Blinking in this dazzling clarity, I was asked all kinds of questions I’d never been asked before. Really it was just one question she was asking me and that was, how far do you want to go with this? Like a fairy godmother, she gave me new, stronger meds, saying try this before getting into these other procedures and treatments. So yes, I went home, took the meds and suddenly the headache got switched off. Hooray!

Wake up next morning and the headache is back. Oh no! Take the new meds and it gets switched off again. Hooray! There have been other times when it has switched off like this, but now there’s definitely a feeling that something else has changed too. I’m feeling more optimistic than I have done for a long time, why?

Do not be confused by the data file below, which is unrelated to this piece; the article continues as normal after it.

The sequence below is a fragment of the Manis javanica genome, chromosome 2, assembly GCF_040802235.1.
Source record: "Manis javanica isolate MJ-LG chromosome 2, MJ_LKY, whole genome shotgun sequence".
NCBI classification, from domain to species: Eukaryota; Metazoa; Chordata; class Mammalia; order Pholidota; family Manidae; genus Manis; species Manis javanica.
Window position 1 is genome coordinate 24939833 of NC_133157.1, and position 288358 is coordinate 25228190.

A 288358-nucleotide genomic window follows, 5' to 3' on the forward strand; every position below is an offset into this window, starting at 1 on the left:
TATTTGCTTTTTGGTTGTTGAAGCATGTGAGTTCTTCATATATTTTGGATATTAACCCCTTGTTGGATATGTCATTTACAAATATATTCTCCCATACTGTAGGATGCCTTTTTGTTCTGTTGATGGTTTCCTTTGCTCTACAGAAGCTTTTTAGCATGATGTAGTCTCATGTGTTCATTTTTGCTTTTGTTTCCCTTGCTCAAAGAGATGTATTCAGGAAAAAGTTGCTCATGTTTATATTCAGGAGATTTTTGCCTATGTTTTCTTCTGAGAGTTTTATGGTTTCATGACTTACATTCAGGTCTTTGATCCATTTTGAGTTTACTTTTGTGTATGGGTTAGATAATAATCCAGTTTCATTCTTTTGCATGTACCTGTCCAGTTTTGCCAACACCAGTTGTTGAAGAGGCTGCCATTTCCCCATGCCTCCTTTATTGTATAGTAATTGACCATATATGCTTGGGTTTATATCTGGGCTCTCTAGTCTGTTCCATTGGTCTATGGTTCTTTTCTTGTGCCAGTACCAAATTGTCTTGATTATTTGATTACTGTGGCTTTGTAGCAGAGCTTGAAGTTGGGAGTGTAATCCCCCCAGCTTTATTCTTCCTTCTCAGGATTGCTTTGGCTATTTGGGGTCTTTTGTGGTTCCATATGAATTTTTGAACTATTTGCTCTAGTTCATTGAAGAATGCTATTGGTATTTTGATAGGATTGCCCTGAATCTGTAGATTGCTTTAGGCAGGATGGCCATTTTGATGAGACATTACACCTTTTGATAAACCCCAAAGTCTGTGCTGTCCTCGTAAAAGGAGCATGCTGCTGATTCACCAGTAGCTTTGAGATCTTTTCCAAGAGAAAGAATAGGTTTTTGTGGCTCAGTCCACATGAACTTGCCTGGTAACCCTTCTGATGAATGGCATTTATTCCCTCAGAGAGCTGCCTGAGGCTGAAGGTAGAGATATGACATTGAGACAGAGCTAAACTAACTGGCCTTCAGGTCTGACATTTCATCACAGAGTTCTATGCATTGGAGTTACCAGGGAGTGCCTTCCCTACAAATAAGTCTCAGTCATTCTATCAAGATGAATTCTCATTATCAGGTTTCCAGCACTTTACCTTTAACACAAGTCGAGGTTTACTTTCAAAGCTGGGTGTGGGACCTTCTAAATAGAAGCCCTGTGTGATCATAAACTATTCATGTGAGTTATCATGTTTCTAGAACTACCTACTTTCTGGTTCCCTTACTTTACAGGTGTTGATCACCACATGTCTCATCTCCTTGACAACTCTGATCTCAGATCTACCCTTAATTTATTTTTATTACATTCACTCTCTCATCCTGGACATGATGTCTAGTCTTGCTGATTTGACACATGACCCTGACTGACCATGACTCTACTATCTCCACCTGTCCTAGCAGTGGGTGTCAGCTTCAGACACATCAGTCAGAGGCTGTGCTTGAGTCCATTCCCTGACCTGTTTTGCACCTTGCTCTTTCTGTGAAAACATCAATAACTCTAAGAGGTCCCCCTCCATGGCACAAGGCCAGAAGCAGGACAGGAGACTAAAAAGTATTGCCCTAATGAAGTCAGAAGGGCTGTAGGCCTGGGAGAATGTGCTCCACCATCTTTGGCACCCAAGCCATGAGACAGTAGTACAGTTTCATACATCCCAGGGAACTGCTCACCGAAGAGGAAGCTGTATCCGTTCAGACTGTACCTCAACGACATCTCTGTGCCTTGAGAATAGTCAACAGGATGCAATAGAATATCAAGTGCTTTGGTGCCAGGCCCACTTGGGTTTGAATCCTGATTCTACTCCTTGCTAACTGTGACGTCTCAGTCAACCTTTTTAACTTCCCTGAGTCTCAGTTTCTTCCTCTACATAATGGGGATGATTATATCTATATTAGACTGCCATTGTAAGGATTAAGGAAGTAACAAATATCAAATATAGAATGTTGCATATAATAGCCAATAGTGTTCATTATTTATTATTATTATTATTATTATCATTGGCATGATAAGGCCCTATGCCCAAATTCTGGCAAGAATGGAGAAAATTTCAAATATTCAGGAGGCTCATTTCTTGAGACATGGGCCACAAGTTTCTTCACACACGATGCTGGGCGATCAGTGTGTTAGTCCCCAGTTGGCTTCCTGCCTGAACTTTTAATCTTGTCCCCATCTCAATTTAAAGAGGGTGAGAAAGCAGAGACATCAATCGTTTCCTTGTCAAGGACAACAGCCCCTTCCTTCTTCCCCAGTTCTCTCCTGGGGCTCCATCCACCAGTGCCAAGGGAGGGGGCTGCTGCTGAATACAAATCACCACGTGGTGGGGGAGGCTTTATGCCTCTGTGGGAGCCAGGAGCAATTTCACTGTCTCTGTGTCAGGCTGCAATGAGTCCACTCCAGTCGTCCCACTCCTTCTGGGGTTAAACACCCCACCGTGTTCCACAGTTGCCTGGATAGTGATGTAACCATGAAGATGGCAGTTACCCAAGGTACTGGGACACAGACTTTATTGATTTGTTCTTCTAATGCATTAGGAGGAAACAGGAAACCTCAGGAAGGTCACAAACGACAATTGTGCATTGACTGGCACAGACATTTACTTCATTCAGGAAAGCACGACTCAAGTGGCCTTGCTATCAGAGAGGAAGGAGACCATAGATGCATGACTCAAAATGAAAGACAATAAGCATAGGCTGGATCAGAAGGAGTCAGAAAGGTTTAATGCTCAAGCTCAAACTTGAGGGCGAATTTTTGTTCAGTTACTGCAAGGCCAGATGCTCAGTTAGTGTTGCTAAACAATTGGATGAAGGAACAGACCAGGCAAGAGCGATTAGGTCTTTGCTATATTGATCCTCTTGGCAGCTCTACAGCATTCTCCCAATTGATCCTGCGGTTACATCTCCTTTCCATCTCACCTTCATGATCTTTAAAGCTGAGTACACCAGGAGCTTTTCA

And I begin to focus and see it’s because of a new kind of acceptance I learned about (indirectly?) from the lady in the white room. She was saying, in so many words, okay I admire you for the effort you’ve gone to in coming to this place, but realize that we’re getting down to worst case scenario levels here; this where we DESTROY THE NERVE and it’s done in two procedures…

But I wasn’t listening, I’d just bounced right out of there thinking maybe I can live without this ‘procedure’. No needles or RFAs (radiofrequency ablation), ‘a minimally invasive procedure.’ There’s this electric needle and it goes in and precisely zaps the nerve. If that doesn’t work then we can put in another needle… but no-no-no, I was running away in my mind, ok, ok, what other options are there?